Journaling is great for personal development and can help us grow as individuals. Our journal is a safe place to express ourselves. Writing in the journal really means conversing with ourselves. Moreover, it also helps to better take care of our health.

Journaling and productivity

I must confess: I'm a productivity freak (I know, it's bad 😂). Journaling is actually a core tenet of my personal productivity system. Let me explain why.

At the end of the day, as part of my "shut down" routine, I take a few moments to review my day, and think about my goals for the next. The review gives me the opportunity to identify the reasons for which I couldn't achieve my goals, and to think about possible improvements in my workflow. Done regularly, this helps me be more reasonable. It prevents me from ending the week wondering why I couldn't get anything meaningful done. This keeps my inner critic in check. On the other hand, thinking and planning ahead helps me remove anxiety for the next morning. I enjoy starting a new day, already clear on what I want to achieve and why. This alone is very powerful.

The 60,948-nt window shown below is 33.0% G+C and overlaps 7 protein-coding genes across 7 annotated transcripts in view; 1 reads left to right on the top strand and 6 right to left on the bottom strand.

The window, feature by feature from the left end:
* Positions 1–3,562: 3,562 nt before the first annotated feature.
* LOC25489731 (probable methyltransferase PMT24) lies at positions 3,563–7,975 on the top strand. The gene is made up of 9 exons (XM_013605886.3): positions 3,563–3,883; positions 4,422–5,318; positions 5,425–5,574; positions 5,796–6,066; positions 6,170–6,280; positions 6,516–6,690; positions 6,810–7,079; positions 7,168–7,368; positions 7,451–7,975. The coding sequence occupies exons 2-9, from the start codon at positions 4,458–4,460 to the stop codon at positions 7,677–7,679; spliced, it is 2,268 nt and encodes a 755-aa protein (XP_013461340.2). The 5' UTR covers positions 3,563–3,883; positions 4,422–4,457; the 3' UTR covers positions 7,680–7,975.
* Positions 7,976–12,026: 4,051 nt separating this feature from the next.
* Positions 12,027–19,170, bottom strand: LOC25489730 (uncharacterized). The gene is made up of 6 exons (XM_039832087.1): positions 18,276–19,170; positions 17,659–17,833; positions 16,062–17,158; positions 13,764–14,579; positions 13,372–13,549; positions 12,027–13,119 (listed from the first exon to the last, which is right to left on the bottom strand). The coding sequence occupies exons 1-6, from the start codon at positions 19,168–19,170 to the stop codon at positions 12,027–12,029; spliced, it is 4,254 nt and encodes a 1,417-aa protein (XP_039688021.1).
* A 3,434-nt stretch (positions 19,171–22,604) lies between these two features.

One book that I can't stop recommending is Make Time by Jake Knapp and John Zeratsky. The main point is to define one highlight for the day; a single thing that you want to progress towards and put most of your energy into. This helps to reduce the noise and better focus our attention.

We make more tangible progress on focusing on less:

Picture courtesy of Jungwoo Hong
: https://unsplash.com/@hjwinunsplsh

By the way, that is the core idea shared by Essentialism, an awesome book written by Greg McKeown that I also recommend.

The list of goals for the next day is just a plan for myself. The list isn't set in stone. I usually course-correct as the day goes by. Nothing wrong with that.

But it doesn't stop there.

Periodic reviews and planning ahead

Daily notes and daily reviews make a huge difference for personal development and productivity. If you want to go to the next level though, you should consider additional types of periodic notes: weekly, monthly and yearly.